The Directive itself does not appear to preclude defining political parties as a “terror group” nor a “legal person” liable for violating counterterror provisions. Despite the fact that by its terms, political parties can be held liable under the EU Counterterror Directive, a state’s implementation of counterterror provisions against a political party presents legal and practical concerns. Legal scholar Nadia Banteka provides a helpful case study with the case of the People’s Association Golden Dawn (Golden Dawn). Golden Dawn is a right-wing extremist and neo-Nazi political party in Greece that adheres to a white supremacist ideology. It was founded in the 1980s but never received more than a negligible number of votes in parliamentary elections. Golden Dawn “received 7% of the national votes and 18 seats in the Parliament during the last election, making it the third-largest party represented in the Greek Parliament.”
Golden Dawn’s political success coincided with a campaign of hate-based terror crimes committed against immigrant communities throughout Greece by right-wing militia and vigilante groups that identify with the party. While Golden Dawn denies any direct involvement in the campaign of terror, several Golden Dawn candidates and members of parliament have been arrested and prosecuted for involvement in the “cleansing” campaigns. Golden Dawn’s leader, Nikos Michaloliakos, has stated that although “there is no organic relationship between Golden Dawn and these groups, we support their activities. Not illegal activities, however . . . [m]any of their members voted for us, and members of Golden Dawn belong to these groups, but the crimes don’t come from these groups.”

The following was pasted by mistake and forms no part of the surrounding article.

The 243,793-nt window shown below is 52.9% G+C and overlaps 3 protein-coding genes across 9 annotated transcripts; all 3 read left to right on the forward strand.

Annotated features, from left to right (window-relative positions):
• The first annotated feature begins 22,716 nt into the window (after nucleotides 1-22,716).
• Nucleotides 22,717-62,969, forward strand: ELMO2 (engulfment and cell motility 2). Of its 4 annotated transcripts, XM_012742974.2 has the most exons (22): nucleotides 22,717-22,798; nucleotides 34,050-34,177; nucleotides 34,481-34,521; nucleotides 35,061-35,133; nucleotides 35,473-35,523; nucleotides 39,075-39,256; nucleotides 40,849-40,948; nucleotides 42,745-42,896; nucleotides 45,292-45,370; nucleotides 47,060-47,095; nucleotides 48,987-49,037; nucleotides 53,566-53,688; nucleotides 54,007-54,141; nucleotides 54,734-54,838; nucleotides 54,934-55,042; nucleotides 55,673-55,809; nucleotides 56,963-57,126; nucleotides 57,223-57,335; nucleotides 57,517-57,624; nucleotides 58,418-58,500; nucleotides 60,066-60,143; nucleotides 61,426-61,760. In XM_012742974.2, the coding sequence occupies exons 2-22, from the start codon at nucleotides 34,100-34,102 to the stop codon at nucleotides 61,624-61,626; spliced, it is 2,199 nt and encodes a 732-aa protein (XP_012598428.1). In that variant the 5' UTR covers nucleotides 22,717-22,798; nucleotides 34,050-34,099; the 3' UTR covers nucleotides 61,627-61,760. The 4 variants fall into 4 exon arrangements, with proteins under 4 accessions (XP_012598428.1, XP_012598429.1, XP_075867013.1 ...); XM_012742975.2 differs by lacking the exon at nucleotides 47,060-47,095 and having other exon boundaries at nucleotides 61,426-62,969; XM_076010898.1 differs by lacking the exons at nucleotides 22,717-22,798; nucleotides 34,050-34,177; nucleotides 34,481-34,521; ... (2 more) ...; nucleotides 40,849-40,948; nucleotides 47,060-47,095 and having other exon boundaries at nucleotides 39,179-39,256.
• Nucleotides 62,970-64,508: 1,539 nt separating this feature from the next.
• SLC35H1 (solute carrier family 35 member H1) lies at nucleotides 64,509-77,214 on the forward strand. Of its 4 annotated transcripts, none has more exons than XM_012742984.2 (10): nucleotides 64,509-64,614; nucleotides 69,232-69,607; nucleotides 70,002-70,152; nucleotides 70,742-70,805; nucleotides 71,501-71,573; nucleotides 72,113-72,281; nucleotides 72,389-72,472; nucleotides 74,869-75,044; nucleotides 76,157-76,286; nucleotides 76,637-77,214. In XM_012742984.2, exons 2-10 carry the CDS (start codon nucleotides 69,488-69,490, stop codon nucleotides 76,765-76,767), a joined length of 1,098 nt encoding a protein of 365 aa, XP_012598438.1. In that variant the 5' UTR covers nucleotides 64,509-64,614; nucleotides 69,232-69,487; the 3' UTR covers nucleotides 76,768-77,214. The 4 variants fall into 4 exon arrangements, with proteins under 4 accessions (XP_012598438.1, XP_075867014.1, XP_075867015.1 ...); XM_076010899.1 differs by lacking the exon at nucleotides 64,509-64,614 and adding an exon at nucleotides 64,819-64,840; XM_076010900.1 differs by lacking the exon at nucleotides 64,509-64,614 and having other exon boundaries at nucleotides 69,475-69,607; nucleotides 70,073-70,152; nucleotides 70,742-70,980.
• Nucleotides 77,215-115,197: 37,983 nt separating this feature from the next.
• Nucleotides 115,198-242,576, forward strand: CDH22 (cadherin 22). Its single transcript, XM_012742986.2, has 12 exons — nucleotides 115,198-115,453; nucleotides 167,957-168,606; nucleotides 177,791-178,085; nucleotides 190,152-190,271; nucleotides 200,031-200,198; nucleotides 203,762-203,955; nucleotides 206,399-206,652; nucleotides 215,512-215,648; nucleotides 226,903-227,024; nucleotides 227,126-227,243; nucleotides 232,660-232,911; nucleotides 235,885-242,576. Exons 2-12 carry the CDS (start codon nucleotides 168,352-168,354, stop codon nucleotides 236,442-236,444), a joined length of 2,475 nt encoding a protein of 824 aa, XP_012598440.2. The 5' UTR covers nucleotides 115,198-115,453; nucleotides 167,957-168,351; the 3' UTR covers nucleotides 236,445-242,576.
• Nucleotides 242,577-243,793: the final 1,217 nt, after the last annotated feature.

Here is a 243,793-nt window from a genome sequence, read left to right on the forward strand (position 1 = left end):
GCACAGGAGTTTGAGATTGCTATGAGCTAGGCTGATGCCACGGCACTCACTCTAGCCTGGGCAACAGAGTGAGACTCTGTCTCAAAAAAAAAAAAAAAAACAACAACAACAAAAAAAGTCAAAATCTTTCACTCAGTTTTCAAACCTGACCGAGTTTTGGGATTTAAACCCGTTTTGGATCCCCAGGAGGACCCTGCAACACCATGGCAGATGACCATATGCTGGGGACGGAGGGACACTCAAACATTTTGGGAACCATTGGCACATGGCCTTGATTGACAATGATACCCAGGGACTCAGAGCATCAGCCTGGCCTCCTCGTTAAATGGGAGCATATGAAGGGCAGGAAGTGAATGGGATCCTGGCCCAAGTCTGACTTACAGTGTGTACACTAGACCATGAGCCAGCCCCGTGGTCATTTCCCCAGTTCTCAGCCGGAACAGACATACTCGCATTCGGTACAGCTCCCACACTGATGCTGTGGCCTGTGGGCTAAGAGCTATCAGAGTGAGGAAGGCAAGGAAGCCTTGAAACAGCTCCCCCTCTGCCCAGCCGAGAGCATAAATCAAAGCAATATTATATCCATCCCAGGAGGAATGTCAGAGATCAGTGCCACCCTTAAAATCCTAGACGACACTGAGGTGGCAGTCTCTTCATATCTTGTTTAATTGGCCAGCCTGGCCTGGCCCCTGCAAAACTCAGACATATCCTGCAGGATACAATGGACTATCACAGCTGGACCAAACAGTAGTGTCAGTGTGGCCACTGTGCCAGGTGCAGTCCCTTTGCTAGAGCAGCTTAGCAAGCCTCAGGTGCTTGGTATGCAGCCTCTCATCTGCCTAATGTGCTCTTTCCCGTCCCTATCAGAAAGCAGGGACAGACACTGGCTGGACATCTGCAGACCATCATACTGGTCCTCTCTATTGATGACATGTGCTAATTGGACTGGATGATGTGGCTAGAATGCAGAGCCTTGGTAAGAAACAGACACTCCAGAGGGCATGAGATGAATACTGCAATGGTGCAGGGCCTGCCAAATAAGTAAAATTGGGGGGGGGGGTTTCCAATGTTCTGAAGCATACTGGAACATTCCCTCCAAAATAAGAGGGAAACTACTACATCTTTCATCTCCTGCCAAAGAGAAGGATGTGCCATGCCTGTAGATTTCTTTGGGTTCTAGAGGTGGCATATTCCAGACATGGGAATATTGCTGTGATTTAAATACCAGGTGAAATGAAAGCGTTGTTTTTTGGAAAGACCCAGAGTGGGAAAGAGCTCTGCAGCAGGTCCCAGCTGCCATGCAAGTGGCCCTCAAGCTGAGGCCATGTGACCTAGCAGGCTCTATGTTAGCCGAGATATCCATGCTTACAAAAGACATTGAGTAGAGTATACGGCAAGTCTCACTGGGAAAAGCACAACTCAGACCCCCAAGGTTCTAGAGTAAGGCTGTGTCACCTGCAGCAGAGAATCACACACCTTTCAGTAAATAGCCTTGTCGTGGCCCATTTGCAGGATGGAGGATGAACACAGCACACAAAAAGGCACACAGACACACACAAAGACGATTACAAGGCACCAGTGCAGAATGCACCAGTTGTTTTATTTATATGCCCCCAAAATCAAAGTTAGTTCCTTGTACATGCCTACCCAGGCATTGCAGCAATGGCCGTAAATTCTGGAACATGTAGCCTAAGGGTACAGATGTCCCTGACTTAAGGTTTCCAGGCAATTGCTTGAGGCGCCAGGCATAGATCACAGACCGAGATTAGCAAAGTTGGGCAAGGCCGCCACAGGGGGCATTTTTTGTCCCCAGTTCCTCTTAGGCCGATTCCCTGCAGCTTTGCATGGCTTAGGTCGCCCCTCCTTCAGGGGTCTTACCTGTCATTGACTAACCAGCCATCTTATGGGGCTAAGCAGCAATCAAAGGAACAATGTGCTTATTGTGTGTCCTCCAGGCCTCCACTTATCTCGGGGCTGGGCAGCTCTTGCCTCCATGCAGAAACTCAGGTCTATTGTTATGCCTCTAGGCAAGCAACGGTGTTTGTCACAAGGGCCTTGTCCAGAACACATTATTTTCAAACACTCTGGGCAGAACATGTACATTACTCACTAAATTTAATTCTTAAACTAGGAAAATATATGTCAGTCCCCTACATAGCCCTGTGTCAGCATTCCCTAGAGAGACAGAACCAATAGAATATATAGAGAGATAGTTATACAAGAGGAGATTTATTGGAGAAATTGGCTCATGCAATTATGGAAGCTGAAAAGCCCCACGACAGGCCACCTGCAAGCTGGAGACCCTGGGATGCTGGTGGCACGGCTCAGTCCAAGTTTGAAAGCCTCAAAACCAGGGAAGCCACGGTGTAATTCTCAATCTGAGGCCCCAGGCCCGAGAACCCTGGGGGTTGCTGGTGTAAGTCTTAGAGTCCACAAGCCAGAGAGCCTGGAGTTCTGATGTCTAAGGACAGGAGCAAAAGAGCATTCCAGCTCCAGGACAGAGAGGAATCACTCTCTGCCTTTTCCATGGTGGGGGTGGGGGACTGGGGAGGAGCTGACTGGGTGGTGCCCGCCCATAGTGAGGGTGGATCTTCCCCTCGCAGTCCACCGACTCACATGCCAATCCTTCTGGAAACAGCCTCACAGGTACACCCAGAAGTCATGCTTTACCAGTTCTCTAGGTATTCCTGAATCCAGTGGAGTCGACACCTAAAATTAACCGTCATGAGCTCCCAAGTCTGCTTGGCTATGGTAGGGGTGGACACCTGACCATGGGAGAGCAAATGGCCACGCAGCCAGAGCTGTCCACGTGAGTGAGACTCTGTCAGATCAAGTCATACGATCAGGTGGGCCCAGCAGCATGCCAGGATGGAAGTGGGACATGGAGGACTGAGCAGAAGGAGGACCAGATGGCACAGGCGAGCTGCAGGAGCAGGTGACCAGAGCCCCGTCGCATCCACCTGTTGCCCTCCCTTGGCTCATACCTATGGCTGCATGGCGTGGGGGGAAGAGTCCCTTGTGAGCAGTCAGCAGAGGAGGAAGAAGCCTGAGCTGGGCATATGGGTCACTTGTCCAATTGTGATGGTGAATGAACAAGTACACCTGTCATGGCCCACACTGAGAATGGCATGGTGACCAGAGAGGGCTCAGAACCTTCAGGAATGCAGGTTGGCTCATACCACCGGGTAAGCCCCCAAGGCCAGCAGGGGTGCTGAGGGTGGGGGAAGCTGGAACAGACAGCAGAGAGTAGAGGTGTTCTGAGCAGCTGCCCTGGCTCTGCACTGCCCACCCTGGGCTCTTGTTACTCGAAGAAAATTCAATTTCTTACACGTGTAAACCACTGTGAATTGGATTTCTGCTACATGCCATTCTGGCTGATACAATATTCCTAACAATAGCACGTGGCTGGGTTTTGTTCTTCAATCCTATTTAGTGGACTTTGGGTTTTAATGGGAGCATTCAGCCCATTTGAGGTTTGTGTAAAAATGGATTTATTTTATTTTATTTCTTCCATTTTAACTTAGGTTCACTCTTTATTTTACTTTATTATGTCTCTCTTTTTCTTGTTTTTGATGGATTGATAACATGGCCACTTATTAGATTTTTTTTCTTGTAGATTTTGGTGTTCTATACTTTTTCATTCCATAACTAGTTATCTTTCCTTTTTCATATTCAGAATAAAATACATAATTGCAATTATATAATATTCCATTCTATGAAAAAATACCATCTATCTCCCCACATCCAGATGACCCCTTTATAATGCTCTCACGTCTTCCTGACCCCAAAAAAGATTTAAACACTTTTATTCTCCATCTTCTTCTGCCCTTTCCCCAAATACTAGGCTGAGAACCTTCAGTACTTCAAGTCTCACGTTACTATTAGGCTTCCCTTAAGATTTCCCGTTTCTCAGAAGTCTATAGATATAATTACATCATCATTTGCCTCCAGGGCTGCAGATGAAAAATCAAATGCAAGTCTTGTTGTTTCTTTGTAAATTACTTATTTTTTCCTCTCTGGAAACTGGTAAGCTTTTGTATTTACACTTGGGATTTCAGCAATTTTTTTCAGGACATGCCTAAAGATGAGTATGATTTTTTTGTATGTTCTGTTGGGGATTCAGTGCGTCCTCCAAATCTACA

The knowledge and awareness that white supremacist party members and voters are engaged in terrorism is the crux of the political constituency problem. Any counterterror campaign targeted at this community must overcome a protective political bloc. And in Europe, efforts to target a political party that foments terror activity bumps up against protections for the freedom of expression. The European Convention on Human Rights and the constitutions of all EU member states protect the freedom of expression. The protections are not as uncompromising as the First Amendment of the U.S. Constitution because all EU member states have enacted laws that prohibit incitement to hatred and racial violence, as provided for in the International Covenant on Civil and Political Rights. Further, EU member states have the ability to ban Nazi and fascist political parties. The European Commission on racism and discrimination of the Council of Europe suggested “that Greece consider banning Golden Dawn.” Even if a ban is legally permissible, the ability to accomplish it politically is another matter. And if a political party is banned, it may drive members further underground and increase the potential for terrorist activity based on disaffection with the political system.